Here at guh GmbH, the creators of the IoT platform nymea, we have been using Qt since right from the start. You may think: it seems an odd choice to use Qt for a device with no UI requirements but just middleware components basically invisible to the user. Let me explain why this definitely isn’t the case. Essentially, there are three misconceptions in the previous statement.
Despite its ceaseless growth, many CEOs still consider digitization a necessary evil. In an effort to save money, IoT platforms are hurriedly pieced together with outdated technology by laymen. The result are low-quality products that can cause serious damage to entire companies.
Smart homes are the new hot shit. A door you can’t access and control via app? Pathetic! So why does a quick search on Amazon tell us that even the most expensive smart home systems can’t get a perfect 5/5 score? The answer is simple: rather than creating something new, market leaders keep copying existing smart home soft- and hardware that has only limited compatibility. We’ve decided to overhaul a system that is in great need of improvement.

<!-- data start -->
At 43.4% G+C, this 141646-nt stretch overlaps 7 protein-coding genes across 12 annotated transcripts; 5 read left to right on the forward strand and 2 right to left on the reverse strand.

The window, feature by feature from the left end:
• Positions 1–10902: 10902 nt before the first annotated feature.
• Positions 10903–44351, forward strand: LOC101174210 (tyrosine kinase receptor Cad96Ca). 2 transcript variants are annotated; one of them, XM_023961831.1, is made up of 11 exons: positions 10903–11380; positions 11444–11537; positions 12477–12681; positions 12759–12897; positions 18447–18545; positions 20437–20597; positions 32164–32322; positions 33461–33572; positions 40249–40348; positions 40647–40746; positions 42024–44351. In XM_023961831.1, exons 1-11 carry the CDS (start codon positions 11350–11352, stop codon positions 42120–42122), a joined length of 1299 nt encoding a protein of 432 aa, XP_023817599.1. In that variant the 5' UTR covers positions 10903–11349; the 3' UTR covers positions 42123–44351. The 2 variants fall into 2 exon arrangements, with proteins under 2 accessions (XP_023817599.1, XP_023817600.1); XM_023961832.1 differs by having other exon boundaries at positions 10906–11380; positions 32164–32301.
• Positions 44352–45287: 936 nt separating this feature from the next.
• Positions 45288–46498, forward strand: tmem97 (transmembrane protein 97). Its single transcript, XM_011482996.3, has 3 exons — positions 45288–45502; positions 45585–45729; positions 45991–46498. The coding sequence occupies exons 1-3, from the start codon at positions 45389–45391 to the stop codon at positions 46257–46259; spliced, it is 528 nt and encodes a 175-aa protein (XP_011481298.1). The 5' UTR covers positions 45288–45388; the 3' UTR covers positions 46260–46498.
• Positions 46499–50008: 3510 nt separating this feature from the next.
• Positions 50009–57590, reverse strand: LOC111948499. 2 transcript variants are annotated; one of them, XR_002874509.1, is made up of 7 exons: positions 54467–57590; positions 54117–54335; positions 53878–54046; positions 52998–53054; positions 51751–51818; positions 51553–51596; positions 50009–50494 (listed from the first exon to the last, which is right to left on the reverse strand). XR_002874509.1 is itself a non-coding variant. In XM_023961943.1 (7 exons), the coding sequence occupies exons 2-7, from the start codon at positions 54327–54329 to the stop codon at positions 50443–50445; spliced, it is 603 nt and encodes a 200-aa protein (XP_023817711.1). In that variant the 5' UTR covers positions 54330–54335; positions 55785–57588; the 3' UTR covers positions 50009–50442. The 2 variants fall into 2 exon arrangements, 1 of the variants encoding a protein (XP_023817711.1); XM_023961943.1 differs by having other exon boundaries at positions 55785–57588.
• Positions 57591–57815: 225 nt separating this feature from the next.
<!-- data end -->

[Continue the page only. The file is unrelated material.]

IoT fails relentlessly make headlines. In consumers, these news elicit various reactions: from laughs of ridicule to gasps of fear. Only “I’m gonna buy this” is never in the mix. Check out our newest post to learn of uncanny cameras, not so smart meters, and hacker-haunted homes.
IoT is here to stay. Users want their smart things to be intuitive, powerful, flexible, and secure. After all, connected devices should make our lives easier, not harder. We found the perfect framework to meet those new demands: we can proudly say that we currently provide the only large-scale IoT platform based on Qt.